The evolution of the modern domesticated cow begins with the subfamily Bovinae, commonly known as bovines. Several extant and extinct genera make up this subfamily (International commission on zoological nomenclature, n.d.):
- Bos (auroch, yak, and domesticated cattle)
- Tetracerus and Boselaphus (antelope)
- Tragelaphus (antelope-like)
- Bubalus (buffalo and anoa)
- Syncerus (African buffalo)
- Pelorovis (giant buffalo)
- Taurotragus (eland)
- Pseudoryx (rare saola)
The domesticated cow is nested within the genus Bos, a genus that consists of eleven extant and extinct species. We begin our story with the likely progenitor to all species in this genus: Bos acutifrons, which became extinct roughly 1.5 million years ago in modern day India (Pilgram, 2008). It is postulated that the emergence of grazers such as Bos acutifrons and the auroch (the progenitor of domestic cattle) stems from the cold climate present in Asia roughly 2.5 to 5.5 million years ago and perhaps earlier (Maas, 2011). This climate has been associated with the formation of expansive grasslands that selected for herding behavior along with either swiftness (for evasion of predators), size and strength (for defense against predators), or a combination of the two. Hence the emergence of the speedy antelope, the massive bison, and the auroch—which seems to be a successful middle ground between swiftness and bulk. See the below images depictions of the two likely directions of selective pressure exerted by open grasslands.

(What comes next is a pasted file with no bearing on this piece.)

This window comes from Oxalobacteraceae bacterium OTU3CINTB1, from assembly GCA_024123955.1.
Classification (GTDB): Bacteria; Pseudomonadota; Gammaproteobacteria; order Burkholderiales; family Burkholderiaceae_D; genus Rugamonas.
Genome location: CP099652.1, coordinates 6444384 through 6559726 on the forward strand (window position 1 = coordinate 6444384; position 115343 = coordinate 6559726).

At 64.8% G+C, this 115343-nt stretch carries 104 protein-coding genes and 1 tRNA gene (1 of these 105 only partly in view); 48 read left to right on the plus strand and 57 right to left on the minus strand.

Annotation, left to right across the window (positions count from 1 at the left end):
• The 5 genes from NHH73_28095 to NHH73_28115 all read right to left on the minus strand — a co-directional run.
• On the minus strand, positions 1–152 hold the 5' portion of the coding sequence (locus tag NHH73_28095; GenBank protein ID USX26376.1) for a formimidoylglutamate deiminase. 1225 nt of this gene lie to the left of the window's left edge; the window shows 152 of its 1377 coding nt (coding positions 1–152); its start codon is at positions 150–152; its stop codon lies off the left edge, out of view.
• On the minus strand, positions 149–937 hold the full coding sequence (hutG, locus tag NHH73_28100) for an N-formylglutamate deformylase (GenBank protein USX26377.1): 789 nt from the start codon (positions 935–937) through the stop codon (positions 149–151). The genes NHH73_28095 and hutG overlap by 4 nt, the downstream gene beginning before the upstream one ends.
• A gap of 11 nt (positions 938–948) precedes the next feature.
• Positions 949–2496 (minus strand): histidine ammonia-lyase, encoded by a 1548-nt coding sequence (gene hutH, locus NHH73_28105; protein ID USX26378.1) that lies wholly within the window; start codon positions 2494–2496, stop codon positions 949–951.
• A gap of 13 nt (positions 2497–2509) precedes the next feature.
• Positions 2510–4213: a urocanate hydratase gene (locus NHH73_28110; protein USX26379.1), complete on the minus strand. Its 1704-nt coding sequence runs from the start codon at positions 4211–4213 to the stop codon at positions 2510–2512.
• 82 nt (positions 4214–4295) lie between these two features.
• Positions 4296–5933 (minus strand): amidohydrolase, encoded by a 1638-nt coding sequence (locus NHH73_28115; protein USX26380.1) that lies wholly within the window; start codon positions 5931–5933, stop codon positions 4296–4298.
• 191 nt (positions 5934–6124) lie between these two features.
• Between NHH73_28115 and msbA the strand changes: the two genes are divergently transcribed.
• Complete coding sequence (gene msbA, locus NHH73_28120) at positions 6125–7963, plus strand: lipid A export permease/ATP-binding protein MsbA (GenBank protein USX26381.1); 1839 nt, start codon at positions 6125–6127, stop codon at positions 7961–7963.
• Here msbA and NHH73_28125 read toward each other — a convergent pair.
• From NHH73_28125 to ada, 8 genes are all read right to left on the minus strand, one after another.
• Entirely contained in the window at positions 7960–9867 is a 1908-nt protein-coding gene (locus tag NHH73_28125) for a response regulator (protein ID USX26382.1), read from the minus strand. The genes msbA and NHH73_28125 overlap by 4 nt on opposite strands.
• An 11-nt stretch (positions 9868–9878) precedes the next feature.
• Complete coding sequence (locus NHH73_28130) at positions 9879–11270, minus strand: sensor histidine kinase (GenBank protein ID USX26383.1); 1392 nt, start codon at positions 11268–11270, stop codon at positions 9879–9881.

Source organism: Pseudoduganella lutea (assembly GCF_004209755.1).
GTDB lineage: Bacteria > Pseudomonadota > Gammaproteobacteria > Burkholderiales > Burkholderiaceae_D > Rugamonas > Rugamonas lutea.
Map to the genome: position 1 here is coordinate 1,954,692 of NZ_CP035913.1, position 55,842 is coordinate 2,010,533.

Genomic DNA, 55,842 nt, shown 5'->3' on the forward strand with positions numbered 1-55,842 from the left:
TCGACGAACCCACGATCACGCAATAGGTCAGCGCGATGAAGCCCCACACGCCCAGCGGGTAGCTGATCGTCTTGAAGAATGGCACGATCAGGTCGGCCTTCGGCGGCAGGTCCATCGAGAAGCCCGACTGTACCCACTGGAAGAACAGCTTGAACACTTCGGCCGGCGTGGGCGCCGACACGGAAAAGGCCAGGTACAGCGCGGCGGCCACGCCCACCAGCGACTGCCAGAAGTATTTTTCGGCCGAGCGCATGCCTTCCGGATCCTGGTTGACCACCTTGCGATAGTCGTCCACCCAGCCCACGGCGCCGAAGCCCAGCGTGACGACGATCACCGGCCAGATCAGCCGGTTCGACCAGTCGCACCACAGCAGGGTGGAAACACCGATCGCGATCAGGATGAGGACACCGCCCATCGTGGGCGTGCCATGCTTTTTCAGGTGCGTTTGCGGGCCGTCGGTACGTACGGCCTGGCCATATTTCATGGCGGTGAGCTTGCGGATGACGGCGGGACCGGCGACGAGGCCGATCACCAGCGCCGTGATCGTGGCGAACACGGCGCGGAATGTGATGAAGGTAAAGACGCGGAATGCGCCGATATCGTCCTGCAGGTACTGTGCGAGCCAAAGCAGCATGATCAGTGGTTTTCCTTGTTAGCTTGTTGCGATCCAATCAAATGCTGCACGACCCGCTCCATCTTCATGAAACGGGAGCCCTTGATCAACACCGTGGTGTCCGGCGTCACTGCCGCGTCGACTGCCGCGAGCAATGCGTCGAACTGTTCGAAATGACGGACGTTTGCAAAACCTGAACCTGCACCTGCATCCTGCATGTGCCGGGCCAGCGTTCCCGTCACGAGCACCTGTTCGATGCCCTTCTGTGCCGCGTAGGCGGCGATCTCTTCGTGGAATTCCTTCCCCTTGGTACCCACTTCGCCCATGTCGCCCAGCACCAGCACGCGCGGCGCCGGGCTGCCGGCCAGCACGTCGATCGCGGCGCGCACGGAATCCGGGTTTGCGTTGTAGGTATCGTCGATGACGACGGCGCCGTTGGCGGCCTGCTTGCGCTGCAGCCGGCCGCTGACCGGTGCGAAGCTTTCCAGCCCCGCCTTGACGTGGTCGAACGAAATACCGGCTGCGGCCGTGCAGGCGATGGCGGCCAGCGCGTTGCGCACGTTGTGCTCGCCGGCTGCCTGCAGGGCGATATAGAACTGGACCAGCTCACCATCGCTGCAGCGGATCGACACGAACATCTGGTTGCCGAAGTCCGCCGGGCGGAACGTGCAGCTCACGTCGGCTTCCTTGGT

With high visibility and few places to hide, there appear to be inherent selective pressures against populations surviving in grasslands. However, the high prevalence of open spaces during the Pliocene likely gave animals no choice but to roam them. Because of the inherent riskiness of living in open spaces, it is no surprise that anxious behavior is automatically initiated in many animals simply by placing them in open spaces (Mouse open-space behavior, n.d.). Grazers, therefore, have become either highly social (as with the auroch), depending on the herd to mitigate anxiety, or have developed extreme flightiness to escape predation (see this video).
The Auroch: Modern Cattle’s Wild Progenitor
The earliest known specimen of the auroch is dated at roughly two million years old in India. Over the course of the next 1.75 million years, aurochs migrated across Asia and into Germany by 275,000 years before present (Maas, 2011).
Depicted in the above figure is the range covered by the auroch during its existence, beginning with India roughly two million years ago. Each color designates a different subspecies. Bos primigenius primigenius was the wild progenitor to modern taurine cattle (i.e., European cattle found in most of the West, including North America). Bos primigenius namadicus was the wild progenitor to modern zebu cattle (i.e., Indian cattle found in much of the Far East). Bos pimigenius africanus was anatomically very similar to European aurochs.